Every self-employed professional has unique circumstances. The solution that will help one person acquire more clients and earn a better living is not the same as the answer that will solve similar issues for another. Finding the best approach to make your business take off is rarely so simple as copying what another person does. It may take a bit of detective work.
Since the beginning of the COVID-19 pandemic, I’ve heard from countless self-employed professionals who have suddenly found themselves either unemployed or underemployed. Professionals who typically work with clients in person have been stymied by stay-at-home directives or the understandable concerns clients have about exposing themselves to contagion. Other professionals have been blindsided when the industry they serve has disappeared overnight, due to shutdowns and cutbacks.
What Can You Do if You Need Clients Yesterday?
In Parts 1 and 2 of this series, I shared my thoughts on Appropriate Marketing in a Time of Crisis and What Kind of Marketing is Possible Right Now? The impact of the COVID-19 pandemic on many self-employed professionals has been substantial. Even if you are able to perform your usual work under safer-at-home rules, your regular clients may not need your services right now. Or, they may simply be unable to pay you.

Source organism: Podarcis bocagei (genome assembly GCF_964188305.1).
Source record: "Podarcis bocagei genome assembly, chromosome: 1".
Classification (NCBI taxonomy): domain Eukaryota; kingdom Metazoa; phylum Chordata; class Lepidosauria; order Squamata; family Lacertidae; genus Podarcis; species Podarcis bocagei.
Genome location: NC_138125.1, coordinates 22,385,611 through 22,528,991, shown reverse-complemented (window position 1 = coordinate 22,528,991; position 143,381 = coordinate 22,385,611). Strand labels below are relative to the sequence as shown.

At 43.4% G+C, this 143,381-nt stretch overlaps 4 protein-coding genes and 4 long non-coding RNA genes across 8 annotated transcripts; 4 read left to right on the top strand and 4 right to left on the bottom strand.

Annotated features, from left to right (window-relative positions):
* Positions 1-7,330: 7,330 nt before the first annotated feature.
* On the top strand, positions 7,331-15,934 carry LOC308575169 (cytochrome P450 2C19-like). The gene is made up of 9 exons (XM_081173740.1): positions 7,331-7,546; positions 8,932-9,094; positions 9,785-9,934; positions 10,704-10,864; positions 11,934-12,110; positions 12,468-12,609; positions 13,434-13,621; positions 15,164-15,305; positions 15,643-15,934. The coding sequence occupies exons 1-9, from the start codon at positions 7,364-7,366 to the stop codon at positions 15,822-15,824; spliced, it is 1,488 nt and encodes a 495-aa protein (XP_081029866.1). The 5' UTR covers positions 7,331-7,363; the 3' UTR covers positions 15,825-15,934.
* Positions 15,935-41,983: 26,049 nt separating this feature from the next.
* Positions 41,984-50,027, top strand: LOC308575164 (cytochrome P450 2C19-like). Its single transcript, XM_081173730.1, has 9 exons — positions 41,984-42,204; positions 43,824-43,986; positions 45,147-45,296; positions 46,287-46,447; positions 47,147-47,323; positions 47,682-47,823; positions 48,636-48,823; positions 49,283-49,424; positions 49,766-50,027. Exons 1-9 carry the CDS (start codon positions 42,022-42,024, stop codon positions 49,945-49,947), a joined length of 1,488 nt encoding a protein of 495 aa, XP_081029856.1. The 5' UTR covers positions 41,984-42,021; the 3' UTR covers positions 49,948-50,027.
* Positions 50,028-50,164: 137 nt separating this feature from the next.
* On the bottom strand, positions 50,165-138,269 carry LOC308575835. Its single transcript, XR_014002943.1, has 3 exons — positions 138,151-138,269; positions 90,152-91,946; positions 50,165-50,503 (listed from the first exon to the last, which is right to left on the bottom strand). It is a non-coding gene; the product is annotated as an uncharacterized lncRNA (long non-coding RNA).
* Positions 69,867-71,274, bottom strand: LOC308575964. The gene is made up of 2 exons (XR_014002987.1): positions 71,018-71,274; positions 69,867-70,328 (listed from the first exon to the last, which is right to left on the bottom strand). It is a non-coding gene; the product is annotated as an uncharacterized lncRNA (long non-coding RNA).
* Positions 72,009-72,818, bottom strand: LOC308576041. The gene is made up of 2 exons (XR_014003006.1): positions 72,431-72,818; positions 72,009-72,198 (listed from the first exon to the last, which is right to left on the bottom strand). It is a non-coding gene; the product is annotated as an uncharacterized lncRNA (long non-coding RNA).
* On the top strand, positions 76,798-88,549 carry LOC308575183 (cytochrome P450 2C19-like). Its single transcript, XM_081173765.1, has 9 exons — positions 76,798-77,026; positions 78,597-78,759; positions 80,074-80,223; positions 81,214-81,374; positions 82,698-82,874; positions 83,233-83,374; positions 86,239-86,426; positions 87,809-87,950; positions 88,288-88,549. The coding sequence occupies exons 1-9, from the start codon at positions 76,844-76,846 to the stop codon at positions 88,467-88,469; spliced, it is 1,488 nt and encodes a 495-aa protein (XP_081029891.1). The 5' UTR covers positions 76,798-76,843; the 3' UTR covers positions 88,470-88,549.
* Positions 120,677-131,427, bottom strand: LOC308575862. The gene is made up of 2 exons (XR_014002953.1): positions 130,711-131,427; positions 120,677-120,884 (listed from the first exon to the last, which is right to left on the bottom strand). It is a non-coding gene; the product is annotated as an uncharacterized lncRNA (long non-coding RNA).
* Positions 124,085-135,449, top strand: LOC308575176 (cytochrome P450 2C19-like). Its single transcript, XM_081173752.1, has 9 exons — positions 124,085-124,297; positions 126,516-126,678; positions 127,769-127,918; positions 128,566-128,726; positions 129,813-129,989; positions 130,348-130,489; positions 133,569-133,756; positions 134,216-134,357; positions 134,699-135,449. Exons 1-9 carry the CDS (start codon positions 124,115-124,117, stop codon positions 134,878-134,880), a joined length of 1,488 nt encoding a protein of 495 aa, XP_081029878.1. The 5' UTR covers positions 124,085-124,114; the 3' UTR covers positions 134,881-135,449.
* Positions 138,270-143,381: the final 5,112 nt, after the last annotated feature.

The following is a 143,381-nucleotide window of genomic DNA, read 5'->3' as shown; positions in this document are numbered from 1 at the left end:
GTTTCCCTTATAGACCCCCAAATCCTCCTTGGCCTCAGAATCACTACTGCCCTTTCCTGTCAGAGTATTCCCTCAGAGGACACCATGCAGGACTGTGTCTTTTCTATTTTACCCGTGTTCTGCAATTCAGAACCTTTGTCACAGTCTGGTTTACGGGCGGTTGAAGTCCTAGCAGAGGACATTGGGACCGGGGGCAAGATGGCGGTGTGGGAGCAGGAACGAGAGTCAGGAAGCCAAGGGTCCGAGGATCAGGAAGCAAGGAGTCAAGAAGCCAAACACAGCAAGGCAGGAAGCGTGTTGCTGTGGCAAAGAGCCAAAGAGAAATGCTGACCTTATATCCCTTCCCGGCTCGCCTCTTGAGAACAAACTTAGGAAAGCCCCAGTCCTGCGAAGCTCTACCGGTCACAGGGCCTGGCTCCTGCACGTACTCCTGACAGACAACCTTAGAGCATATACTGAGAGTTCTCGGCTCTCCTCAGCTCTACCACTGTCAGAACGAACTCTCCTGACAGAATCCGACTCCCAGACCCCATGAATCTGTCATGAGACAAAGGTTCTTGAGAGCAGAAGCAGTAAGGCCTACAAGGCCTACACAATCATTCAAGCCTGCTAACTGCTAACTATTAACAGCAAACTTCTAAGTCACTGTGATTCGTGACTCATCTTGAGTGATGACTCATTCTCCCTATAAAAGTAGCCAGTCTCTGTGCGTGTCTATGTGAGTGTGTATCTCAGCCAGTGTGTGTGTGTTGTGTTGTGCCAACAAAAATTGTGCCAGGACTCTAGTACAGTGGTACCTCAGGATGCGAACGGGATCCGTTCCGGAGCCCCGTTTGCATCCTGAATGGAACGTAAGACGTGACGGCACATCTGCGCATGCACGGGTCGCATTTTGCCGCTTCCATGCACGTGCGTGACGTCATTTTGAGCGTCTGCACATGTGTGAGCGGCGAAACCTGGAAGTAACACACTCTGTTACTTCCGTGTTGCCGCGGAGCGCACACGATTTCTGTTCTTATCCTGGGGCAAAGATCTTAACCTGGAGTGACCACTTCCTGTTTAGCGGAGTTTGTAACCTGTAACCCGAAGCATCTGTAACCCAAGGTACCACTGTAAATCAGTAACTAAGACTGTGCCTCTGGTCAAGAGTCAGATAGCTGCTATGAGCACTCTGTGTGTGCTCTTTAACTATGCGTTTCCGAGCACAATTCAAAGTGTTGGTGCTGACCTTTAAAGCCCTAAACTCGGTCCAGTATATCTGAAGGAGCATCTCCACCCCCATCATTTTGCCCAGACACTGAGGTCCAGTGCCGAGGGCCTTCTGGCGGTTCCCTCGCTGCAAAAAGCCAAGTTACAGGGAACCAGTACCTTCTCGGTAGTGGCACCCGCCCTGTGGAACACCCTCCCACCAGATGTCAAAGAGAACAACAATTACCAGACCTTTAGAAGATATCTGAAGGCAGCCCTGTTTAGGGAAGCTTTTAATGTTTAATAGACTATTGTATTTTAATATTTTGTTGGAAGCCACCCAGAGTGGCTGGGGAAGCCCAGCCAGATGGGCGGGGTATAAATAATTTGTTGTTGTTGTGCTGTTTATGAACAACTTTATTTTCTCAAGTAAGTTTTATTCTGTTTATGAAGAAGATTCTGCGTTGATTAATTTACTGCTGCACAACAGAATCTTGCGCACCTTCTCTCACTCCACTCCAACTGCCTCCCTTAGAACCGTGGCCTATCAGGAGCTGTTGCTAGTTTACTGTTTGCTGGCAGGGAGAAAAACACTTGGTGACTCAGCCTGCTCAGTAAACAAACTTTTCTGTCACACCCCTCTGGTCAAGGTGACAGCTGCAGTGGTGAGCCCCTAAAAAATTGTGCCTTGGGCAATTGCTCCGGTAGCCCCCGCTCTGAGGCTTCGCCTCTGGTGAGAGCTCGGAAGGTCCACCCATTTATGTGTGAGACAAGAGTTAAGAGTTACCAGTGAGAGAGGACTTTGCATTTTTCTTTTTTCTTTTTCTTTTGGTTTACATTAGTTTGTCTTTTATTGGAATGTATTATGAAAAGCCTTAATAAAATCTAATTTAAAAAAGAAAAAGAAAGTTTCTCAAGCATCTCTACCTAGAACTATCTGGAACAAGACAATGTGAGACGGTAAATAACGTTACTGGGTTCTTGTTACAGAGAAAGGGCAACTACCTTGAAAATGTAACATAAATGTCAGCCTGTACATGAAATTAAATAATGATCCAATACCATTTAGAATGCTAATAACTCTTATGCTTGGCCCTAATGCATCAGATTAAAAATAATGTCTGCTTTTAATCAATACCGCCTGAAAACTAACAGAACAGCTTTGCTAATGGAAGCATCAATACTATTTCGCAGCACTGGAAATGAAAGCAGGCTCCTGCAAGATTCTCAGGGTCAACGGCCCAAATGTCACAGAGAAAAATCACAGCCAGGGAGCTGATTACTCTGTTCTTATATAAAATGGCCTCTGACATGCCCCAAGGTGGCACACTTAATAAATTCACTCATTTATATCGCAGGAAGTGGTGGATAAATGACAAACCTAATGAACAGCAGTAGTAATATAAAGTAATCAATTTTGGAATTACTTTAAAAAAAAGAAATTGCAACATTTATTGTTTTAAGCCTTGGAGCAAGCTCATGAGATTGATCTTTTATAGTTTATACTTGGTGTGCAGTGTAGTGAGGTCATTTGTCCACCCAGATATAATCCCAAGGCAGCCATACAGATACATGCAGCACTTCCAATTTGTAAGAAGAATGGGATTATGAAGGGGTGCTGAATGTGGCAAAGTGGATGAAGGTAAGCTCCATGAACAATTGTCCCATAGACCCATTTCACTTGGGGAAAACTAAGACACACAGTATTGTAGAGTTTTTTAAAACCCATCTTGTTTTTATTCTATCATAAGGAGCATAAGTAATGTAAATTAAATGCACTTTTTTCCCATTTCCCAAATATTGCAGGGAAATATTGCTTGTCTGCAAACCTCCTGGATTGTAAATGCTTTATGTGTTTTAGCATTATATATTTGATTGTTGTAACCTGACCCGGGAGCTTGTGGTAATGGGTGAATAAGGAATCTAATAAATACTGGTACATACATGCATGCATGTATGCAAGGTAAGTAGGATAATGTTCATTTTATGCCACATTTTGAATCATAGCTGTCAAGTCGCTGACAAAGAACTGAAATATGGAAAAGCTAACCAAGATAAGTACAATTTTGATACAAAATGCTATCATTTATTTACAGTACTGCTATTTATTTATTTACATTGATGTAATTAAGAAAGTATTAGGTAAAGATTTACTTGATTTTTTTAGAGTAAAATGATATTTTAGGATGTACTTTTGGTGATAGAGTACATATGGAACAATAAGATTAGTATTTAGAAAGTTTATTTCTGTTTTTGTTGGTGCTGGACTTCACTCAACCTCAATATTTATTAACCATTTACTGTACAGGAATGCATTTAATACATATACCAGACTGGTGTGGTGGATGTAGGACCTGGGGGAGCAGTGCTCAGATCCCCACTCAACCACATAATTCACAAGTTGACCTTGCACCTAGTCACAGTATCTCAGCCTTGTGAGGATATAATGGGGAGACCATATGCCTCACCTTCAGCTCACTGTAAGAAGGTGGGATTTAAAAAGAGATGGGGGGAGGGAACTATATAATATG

What Kind of Marketing is Possible Right Now?
In Part 1 of this series, I shared my thoughts on Appropriate Marketing in a Time of Crisis, like the crisis we are all experiencing during the COVID-19 pandemic. If you’ve determined that it does make sense for you to be marketing yourself as a self-employed professional at this time, how can you go about it?
Appropriate Marketing in a Time of Crisis
As a self-employed professional, should you be marketing your business right now in the middle of a worldwide crisis? The answer is probably yes. But the approach you take to marketing will need to be tempered with thoughtfulness and empathy.
Here are five critical factors to consider.
You can learn a lot about marketing by listening to broadcast radio or streaming audio. You can learn even more by noticing when you’re not listening. A clear signal and music or talk you like to hear will keep you tuned in to a particular station or channel. But too much static, a connection that keeps dropping, too many ads, or programming not to your taste will overwhelm the signal, and all you’ll hear is noise. That’s when you’ll tune out. Which is pretty much the same way that our prospective clients react to our marketing messages.